By Michael Cuneo
FAYETTE COUNTY — The Fayette County Accountability Courts helps find alternative sentencing for misdemeanor drug and alcohol violators, soon expanding to mental health.
Initiated by State Court Judge Jason Thompson in 2016, the accountability courts offer a DUI/Drug program and a veterans treatment court.
Christa Grayson, who was named director of the program in December of 2021, spoke about the life-changing process for the individuals within the program.
“It’s an amazing experience to witness someone coming in absolutely broken, and you’re the first person they see that has hope in them when they don’t see hope in themselves,” Grayson said.
An Atlanta Native, Grayson was illuminated to the results of a life of drugs at an early age.
“I grew up in a neighborhood where drugs were profound. I saw what it did to family and friends – my own family members – and part of me breaking that generational curse is to be able to help as many families not have to go through what I went through,” she said.
The accountability courts program is no walk-in the park for participants. As part of the agreement, members must maintain a full-time job, consent to drug screening tests daily, participate in counseling and go to group therapy weekly.
“We are an alternative sentencing method for those who have DUI or misdemeanor drug offenses that also have a substance abuse problem or a mental health issue that has contributed to their criminal behavior,” Grayson said.
While participants pay to enter the program, some are more reluctant than others to begin the process of getting sober.
“All I tell them is all I need you to do is show up. The rest of it will come. Show up and do the things.” Grayson said of her approach to program members who may be reluctant to fulfill their responsibilities.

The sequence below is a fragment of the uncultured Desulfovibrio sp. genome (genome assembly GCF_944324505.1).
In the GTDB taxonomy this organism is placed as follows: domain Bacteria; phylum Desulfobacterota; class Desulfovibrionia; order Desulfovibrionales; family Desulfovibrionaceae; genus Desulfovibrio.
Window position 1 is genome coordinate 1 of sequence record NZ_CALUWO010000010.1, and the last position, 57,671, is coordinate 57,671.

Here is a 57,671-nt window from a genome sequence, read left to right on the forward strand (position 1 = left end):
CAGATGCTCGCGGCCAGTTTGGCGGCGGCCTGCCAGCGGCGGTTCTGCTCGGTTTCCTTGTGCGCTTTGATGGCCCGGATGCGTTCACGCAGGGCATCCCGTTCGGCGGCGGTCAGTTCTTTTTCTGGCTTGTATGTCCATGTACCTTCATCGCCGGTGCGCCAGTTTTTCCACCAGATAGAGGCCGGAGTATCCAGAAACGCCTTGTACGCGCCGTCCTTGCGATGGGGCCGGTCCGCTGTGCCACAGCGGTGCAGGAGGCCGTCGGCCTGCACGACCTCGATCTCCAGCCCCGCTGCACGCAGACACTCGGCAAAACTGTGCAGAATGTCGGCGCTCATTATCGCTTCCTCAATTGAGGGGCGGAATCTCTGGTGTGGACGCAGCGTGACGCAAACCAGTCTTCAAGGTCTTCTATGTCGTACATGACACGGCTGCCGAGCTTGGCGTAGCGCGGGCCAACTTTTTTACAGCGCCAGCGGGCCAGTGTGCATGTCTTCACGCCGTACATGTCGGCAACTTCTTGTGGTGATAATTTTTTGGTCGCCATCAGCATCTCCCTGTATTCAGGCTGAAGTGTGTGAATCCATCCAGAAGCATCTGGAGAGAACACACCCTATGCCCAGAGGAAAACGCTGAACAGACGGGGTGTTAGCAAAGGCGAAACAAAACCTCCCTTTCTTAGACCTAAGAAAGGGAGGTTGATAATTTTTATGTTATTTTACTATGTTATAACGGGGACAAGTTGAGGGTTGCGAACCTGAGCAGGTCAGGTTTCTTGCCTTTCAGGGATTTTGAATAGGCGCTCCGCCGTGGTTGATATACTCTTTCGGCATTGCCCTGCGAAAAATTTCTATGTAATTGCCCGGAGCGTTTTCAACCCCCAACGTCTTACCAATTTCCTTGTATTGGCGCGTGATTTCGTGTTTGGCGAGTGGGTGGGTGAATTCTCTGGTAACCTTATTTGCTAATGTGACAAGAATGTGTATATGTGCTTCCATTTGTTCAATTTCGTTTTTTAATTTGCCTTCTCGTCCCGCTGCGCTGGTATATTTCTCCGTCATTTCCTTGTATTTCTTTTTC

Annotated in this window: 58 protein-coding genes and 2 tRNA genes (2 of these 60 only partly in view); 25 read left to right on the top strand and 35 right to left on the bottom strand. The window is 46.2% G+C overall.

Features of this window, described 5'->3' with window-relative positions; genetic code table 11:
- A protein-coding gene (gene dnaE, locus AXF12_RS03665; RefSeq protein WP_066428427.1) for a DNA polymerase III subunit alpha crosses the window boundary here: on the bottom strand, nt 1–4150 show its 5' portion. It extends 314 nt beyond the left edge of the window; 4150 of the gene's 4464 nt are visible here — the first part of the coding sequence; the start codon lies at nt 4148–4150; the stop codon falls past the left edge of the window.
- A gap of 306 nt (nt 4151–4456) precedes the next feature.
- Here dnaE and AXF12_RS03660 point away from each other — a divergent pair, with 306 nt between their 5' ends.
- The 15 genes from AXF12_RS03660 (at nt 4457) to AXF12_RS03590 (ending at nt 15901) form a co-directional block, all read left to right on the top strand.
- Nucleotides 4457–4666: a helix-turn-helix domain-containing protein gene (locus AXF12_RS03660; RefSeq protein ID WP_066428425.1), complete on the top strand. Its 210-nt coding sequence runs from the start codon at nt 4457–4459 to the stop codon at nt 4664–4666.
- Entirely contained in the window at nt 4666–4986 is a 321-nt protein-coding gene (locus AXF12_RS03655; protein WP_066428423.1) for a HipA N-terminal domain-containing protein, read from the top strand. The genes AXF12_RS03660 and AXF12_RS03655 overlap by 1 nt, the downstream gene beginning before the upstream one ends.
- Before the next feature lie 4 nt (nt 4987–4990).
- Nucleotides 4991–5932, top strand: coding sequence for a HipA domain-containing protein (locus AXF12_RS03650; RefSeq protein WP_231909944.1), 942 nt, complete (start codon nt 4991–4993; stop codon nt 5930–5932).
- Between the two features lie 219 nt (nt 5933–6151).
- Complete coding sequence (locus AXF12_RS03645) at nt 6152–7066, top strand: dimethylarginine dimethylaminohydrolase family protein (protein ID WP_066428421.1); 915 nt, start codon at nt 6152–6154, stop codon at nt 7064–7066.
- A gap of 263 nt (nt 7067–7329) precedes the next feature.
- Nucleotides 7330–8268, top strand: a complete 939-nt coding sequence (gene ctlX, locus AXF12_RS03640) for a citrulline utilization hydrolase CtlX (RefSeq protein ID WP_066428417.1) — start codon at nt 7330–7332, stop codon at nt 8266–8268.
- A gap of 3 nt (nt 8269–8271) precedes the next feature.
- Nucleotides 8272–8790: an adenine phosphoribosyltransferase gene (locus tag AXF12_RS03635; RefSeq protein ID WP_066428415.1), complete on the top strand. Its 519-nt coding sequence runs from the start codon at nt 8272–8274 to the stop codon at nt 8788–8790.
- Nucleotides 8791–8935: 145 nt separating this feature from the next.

Grayson may be new to Fayette County, but she’s carried out many roles that directly play into her position in the accountability courts.
She served in the Navy in Yokosuka, Japan, aboard USS Kitty Hawk. After leaving the Navy, she pursued several degrees, including a master’s in public safety. She also spent time as a probation officer and is a certified drug and alcohol counselor.
She says that she has always known that she wants to help people and that the accountability courts director was the perfect way to do just that.
“I knew I wanted to be a coordinator. I knew I needed to get all the credentials and training that I had to get to learn as much as I could about accountability courts,” she said.
While not everyone who joins the accountability court graduates from the program, those who do are a constant reminder to Grayson of the significance of the work she does.
“One of the people I used to work with just got married and had a baby. When you witness the first baby born in this family that wasn’t addicted to drugs, that’s amazing,” she said.
Grayson looks forward to growing the program, which includes the potential addition of a mental health branch.
“We’re giving people back their son, daughter, and mother and giving them a brand-new opportunity at life. We’re watching them become the best version of themselves on a daily basis,” she said.